Any understanding of love that it does have will be a shallow a dictionary understanding of it, because it won’t have the capacity, a soul, required to actually and experience human love and all that it entails, as we can…

  27. CalKane mat_y 

    P.S. 2: One need look no further than its name. Artificial Intelligence. 

    This means: “Made or produced by human beings rather than occurring naturally, especially as a copy of something natural.” Oxford Dictionary

    Everything about these machines will be artificial. Its thoughts, body (machinery), and even its supposed feelings (if it is created to think of them), will be artificial. As noted above, A.I. will be bound to the corporeal world alone.

    The human being on the other hand, created by God, is an organic part of creation. As Catholics, we would say, the crown jewel of creation, because we are made in the image of God. We can think, feel, create, learn, discern, choose, and we have an immortal soul.

  28. mat_y CalKane  I said that everything humans do can be understood at the level of the brain, I didn’t say that everything can be understood by the brain. So my points still stand. What you need to do to invalidate my argument is describe a function of humans (creativity, love or whatever else) that is not understandable at the level of the brain. If you could do that, then the existence of a soul or some kind or non-scientific concept would be necessary for A.I to ever get to human level intelligence. So far all you said is “A.I can’t do what humans do because they don’t have souls” but you haven’t stated what a soul actually does.  

    Everything else you were saying about experience had more to do with the hard problem of consciousness which, whilst no less interesting (maybe more interesting haha) is a different topic.

  29. AFlowerofStTherese  Before we start, I think it would be best if you state exactly what you think my position on morality is. Just so we don’t have to spend any time correcting any errors further down the road 🙂

  30. CalKane mat_y 
    CalKane mat_y 
    Hi Cal,

    Nice to see you still have your gloves on! 🙂 This is a substantive and concise answer:

    “A living human body is not the same thing as a corpse. Now the soul is the difference between a corpse and a living being. A dead body cannot move, eat, think, express itself, enjoy, or be miserable. It can but fall to pieces and go back to dust. There is something that stops your body from doing that now. It is your soul. For every activity you must find a principle of operation behind it. The principle in a man which thinks and loves, and is happy or miserable, is a very real thing. It is not nothing, less than the very body it animates. Nor is it a chemical. No doctor, examining a corpse, can tell you what chemical is missing that it should not live. If there be nothing else save chemical substances, let doctors and scientists gather together the requisite chemicals and say, “Live!” They can effect nothing like this. There is something that chemistry cannot reach; it is the soul or spirit. Look anyone in the face, and behind those animated features, those changing expressions, in the very eyes, you will read the soul.”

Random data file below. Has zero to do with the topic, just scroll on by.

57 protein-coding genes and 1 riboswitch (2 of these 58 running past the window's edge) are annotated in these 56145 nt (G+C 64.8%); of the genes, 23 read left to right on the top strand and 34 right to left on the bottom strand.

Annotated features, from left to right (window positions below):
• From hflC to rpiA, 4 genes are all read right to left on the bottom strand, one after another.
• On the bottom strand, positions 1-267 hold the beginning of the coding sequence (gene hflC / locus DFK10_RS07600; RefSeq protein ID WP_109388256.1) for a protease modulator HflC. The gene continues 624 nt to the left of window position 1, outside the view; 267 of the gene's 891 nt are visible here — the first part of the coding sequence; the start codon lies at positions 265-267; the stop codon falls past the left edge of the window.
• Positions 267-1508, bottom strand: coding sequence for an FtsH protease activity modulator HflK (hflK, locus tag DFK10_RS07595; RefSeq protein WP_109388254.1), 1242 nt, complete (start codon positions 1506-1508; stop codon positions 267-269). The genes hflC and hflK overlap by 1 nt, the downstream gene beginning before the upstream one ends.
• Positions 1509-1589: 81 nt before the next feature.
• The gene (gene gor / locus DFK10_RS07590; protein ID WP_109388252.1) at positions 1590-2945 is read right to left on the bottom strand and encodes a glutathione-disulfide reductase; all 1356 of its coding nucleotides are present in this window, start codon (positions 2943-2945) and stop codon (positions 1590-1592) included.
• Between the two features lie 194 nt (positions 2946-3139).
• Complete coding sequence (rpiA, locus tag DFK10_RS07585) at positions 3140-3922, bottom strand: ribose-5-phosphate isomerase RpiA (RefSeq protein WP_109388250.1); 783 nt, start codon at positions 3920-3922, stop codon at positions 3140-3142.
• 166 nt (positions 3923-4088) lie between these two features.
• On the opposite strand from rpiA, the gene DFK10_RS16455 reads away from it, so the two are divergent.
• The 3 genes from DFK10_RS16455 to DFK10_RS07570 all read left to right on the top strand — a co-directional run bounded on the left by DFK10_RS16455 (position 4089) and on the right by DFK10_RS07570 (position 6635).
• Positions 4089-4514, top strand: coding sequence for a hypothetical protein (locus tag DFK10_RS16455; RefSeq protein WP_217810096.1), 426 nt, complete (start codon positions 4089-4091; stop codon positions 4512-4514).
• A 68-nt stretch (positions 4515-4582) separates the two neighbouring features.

Regarding its immortality and faculties:
    “Its essential structure forbids dissolution by death. Death is the disintegration of parts. Only composite things can die. Yet the soul is not composite. Its power of pure immaterial thought proves its independence of matter. It is endowed with spiritual faculties, and is as spiritual as the faculties it possesses, which will enable it to live and operate when separated from the body. Not being material, it can never be destroyed or fall to pieces like matter. Nor would God endow it with a nature essentially fitted to live on just for an idle freak, and with the intention of annihilating it after all.Secondly, every individual experiences a sense of moral obligation, and every obligation demands a sufficient sanction. If the State said, “This is the law,” and I replied, “What if I do not observe it,” it would be ludicrous were the State to reply, “Oh, nothing will happen. I say only that it is the law. If you break it, you break it, I suppose.” That would be a joke, not a law. I know that I shall have to answer some day for my attitude towards the interior sense of moral obligation. I can go right through this life without encountering anyone capable of judging me concerning it. The real answer must be given at the judgment seat of God, and my soul will have to be there. Consequently it must survive.Thirdly, a more universal view of human life shows us the many inequalities which offend against the sense of justice. We know that justice will be done some day, and as it is not always done in this life, it will be done in the next. This implies our presence, and therefore our living on after death.Fourthly, every soul naturally has an insatiable natural desire for happiness, and for lasting happiness. No earthly or temporal good can satisfy this hunger. Yet this innate natural tendency cannot lack its rightful object. You might as well try to conceive the existence of the human eye, perfectly adapted to sight, yet without the possibility of light anywhere to enable it to see.Reflection, then, upon the simple structure of the soul, upon the future administration of the sanctions attached to the moral law, upon the rectification of worldwide inequalities, and upon the teleological inclinations to a lasting and perfect good, makes it a violation of reason to deny the survival of the soul.”